One of the most common issues that I run up against with the NewsRealBlog community is my contention that spirituality is not the exclusive province of people of faith, but that secularists can experience the same feelings as well. On more than one occasion I’ve said that the feelings that I experience when looking at a Van Gogh painting, or listening to Rachmaninoff’s 3rd Piano Concerto, or reading a great piece of literature, are tantamount to what others describe to me as a state of religious ecstasy.
I just read a wonderful piece by Edward L. Hudgins published by The Atlas Society, entitled “Secular Spirituality” which I think would be both interesting and enlightening to many NRB readers, especially at this time of year, and I therefore present it for your consideration here:
The fall season ushers in Rosh Hashanah, Yom Kippur, and, this year, Ramadan as well. Winter brings Christmas and Hanukkah. Spring takes us to Passover and Easter. And those are just the highlights of the holy days marked by the Old Testament–based religions. Throw in their minor milestones (Purim, Pentecost); add Hindi, Buddhism, and a few other faiths to the mix; and you have a year-round sacred calendar.
Most people feel that the sacred and spiritual pertain to the soul or to things incorporeal and eternal—in contrast to the secular, which is thought to pertain to the material, worldly, physical, and temporal. On sacred days, we’re supposed to turn our attention from the low, mundane, and muddy, to things high, heavenly, and pure. But the fables and beliefs that give rise to the holy days of various religions conflict with each other, and no such belief can be shown to be more valid than the others. Therefore, they must be accepted on faith, which distinguishes such beliefs from those discovered by science or philosophy.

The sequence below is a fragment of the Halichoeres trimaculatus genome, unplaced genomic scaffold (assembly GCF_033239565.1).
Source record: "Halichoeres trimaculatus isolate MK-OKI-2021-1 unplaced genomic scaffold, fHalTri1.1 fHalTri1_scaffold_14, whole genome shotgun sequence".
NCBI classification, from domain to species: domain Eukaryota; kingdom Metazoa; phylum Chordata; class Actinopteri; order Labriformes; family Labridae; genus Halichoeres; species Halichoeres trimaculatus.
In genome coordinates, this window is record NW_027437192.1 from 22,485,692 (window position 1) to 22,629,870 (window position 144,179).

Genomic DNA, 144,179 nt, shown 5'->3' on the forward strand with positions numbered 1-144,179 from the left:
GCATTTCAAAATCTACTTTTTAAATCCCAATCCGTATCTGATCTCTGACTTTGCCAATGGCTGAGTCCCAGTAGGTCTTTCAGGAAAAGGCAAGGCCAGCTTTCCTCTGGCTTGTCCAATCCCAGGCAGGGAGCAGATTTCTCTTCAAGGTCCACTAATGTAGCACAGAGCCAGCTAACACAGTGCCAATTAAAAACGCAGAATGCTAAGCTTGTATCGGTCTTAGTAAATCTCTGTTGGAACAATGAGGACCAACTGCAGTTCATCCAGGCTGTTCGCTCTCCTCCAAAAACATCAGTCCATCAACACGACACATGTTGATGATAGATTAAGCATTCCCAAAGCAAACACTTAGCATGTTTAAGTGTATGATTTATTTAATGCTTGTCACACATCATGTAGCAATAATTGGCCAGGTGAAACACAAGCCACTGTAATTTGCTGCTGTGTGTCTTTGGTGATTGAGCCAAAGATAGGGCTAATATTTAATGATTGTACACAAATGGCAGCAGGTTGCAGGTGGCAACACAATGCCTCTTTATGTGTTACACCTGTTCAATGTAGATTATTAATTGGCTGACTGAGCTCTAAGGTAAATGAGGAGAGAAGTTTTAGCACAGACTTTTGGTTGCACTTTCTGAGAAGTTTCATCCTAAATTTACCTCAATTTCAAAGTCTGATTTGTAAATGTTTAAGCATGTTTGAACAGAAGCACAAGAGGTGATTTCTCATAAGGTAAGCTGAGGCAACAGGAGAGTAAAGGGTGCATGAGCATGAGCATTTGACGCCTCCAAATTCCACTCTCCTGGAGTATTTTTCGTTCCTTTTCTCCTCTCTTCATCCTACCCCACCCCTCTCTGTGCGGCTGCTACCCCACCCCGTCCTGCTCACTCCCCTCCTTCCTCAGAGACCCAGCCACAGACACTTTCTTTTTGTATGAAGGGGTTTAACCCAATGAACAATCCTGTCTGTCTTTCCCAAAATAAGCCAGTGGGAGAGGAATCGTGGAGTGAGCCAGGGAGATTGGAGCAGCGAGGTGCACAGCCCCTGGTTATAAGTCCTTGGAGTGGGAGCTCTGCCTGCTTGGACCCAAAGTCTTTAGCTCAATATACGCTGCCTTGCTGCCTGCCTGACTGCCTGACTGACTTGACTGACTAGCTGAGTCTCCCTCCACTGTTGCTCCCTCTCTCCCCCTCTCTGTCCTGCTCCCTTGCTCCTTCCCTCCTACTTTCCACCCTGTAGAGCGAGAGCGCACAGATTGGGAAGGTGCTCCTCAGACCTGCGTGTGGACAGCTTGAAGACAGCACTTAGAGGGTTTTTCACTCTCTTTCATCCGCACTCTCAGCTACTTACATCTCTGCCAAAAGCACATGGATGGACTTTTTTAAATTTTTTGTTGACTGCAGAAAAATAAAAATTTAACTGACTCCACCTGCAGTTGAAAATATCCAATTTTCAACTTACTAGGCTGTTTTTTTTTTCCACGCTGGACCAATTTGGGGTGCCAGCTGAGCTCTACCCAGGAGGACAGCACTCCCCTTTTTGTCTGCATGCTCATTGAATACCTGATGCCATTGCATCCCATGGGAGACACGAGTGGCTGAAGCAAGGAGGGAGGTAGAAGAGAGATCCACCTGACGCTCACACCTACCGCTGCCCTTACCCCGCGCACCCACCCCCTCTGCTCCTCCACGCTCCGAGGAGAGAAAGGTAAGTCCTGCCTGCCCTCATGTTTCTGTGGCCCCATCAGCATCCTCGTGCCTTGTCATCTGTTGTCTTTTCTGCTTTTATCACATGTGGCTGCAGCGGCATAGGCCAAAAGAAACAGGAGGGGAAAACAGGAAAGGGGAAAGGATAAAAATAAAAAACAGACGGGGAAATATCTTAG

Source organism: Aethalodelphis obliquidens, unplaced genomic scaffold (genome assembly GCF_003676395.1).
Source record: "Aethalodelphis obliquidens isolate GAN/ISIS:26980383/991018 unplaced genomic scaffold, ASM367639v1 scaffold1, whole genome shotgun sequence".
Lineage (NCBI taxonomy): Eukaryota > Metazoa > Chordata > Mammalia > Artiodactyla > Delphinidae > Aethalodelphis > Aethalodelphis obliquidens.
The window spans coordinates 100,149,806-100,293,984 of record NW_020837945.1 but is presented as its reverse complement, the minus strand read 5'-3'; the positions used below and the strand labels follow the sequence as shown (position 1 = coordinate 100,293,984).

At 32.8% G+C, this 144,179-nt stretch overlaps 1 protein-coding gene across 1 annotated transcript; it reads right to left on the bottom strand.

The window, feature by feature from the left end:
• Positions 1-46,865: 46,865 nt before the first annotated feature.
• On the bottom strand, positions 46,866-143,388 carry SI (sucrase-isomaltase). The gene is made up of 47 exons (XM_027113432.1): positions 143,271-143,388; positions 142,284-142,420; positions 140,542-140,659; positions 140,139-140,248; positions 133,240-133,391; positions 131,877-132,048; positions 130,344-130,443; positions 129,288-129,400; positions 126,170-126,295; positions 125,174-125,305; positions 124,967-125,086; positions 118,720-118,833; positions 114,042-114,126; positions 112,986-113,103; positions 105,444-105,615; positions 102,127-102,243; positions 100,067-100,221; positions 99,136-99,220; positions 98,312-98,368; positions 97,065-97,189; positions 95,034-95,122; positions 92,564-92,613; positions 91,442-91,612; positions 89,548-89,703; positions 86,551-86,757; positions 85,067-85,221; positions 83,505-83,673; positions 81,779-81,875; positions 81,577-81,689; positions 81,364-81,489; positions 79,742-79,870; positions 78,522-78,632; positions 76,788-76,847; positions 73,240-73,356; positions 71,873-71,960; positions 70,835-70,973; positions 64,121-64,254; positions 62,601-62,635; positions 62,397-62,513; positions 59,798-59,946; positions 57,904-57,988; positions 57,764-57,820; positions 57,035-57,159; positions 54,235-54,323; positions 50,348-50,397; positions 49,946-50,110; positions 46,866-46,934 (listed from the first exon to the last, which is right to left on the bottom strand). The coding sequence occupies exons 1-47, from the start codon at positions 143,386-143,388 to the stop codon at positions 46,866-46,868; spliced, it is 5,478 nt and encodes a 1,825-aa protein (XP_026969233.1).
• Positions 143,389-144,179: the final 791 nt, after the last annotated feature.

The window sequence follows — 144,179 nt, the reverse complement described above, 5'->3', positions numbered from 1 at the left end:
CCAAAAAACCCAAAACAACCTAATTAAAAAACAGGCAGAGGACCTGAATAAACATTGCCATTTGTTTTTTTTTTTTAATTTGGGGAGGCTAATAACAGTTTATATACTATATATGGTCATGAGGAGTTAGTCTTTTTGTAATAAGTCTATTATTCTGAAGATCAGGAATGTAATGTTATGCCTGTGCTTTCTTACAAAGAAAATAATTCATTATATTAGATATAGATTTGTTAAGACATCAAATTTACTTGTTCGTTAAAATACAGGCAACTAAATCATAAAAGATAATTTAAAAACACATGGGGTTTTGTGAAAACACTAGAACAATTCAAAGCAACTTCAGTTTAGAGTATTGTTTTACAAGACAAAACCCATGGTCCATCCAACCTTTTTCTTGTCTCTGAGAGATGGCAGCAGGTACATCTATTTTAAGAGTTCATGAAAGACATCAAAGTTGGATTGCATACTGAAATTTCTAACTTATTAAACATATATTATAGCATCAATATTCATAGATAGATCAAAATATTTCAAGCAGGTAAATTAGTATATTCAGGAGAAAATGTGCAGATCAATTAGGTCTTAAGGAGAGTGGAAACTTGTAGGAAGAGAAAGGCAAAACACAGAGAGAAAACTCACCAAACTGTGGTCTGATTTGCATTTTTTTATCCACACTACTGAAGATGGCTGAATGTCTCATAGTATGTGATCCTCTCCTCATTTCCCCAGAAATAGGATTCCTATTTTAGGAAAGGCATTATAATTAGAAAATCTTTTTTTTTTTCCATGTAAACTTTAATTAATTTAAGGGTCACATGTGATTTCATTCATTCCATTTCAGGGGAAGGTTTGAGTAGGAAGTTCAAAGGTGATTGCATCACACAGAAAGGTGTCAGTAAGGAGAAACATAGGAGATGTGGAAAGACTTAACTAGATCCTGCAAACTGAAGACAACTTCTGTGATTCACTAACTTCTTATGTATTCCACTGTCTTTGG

Where does that leave the rational, secular individualist? Those of us who wish to experience a sense of sacred meaning and inspiration will certainly not find it among days marking miraculous births, escapes from evil pharaohs, the receipt of holy books, or enlightenment under bodhi trees. And what sacred lessons can we draw from conflicting myths and dogmas that have stoked murderous human conflict among various faiths and sects throughout history?
Before we conclude that the quest for a secular spirituality is hopeless, perhaps we should ask: What, exactly, is the true nature of the spiritual or sacred? And do these elevated emotions necessarily conflict with reason, the secular, and the ordinary aspects of everyday life?
Read the entire article here.
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